I'd like to call your attention to a seminar on Foreign Military Forces in the Two Germanys from 1944 to the Present that will be organized by Alexander Vazansky and me at the German Studies Association (GSA) annual conference in San Diego, California, September 29-October 2, 2016. A description from the GSA website follows, and the attached link also includes full information about how to apply. Applications must be submitted on the GSA website by January 28. If you have any questions, please contact me or Alex Vazansky directly. We'd also appreciate it if you forwarded this message to any colleagues working on the subject.
Seminar 7: Foreign Military Forces in Two Germanys, from 1944 to the Present
Thomas Maulucci (American International College), email@example.com
Alexander Vazansky (University of Nebraska, Lincoln), firstname.lastname@example.org
This seminar takes an interdisciplinary look at the foreign military forces stationed in Germany from 1944 to the present, exploring their political, economic, cultural and social impact. Millions of foreigners have lived in Germany since the mid‐1940s as a result of military deployments. Their interactions with the German population were often amicable but could also cause considerable tension, particularly when they involved military maneuvers or fraternization with local women.
We welcome contributions on the following topics: the economic impact of foreign forces on Germany; the cultural impact of foreign forces on Germany and vice‐versa; East and West German perspectives on foreign troops, including in popular culture and the arts; the overall strategic balance and military strategy in Central Europe during the Cold War; “empire” and the foreign military forces in Germany; military stationing and the question of German sovereignty, including the use of bases for “Out of (NATO) Area” operations; Foreign Forces, the German Peace Movements, and the Second Cold War; relations with local German communities, including tensions caused by military maneuvers, “Tiefflieger,” etc.; terrorist attacks on foreign forces by the RAF, IRA, and others; the impact of basing on the German ecology and landscape; any aspect of the British, French, and other (not US or Soviet) foreign military presence in Germany; comparative studies of two or more of the foreign forces in Germany or of the post‐1944/45 presence with the post‐1918 presence; and the post‐Cold War draw down and its impact on the United Germany.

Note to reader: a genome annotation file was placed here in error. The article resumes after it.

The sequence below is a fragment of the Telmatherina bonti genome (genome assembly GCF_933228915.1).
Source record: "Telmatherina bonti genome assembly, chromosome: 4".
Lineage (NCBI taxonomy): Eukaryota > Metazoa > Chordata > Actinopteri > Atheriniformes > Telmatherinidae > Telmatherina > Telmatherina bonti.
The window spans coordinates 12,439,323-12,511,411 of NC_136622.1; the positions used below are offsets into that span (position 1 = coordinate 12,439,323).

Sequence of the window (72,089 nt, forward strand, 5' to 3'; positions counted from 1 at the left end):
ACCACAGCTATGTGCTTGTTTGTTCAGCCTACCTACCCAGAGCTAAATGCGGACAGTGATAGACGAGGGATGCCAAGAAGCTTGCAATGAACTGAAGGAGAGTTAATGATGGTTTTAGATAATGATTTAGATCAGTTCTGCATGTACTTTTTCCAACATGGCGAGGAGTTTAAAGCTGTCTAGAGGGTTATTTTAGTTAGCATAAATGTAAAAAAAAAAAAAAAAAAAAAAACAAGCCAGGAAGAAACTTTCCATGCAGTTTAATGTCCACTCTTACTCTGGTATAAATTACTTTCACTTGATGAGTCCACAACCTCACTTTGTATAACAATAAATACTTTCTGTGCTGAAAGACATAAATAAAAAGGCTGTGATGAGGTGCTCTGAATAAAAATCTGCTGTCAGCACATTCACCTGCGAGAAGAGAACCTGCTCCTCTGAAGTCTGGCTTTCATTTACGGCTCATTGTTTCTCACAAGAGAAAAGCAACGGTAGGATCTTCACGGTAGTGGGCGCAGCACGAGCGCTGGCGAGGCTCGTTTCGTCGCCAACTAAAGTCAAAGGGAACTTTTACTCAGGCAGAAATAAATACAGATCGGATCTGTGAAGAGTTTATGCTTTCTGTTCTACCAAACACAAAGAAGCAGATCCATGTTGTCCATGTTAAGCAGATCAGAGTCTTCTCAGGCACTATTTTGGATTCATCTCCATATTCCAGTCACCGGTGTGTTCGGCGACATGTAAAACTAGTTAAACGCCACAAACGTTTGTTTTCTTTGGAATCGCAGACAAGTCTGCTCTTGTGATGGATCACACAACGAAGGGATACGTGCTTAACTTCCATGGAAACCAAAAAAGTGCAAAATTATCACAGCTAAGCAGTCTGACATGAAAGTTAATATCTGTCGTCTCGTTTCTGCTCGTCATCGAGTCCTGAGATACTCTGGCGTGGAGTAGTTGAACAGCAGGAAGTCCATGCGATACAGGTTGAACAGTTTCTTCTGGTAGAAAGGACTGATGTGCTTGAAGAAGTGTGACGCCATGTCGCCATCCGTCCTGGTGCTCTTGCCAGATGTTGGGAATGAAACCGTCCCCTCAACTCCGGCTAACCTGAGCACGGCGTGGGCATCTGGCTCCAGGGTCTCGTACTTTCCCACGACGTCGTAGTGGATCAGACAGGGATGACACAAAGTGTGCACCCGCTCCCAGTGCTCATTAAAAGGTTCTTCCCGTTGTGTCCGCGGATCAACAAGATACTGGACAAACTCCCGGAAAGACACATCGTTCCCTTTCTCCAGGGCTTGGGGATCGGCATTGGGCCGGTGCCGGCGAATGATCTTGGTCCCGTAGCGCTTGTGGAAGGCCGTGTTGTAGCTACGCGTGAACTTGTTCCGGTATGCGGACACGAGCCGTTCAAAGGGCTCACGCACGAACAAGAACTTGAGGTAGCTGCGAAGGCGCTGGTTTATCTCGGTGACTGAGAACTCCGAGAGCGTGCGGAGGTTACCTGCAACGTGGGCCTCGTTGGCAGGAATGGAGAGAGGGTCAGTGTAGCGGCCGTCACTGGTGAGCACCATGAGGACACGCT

The conveners will ask participants to contribute 8‐10 page essays placing their research in the framework of the topics outlined above. The conveners will circulate the papers four weeks prior to the conference. At the conference the conveners will group the contributions based on their subject matter and develop guiding questions for the daily seminar discussions.
Proposed Size: 12‐15 Participants, 1-5 Silent Auditors
Please use the following link for information about how to apply:
Thomas Maulucci (History Department, American International College) and Alexander Vazansky (History Department, University of Nebraska, Lincoln)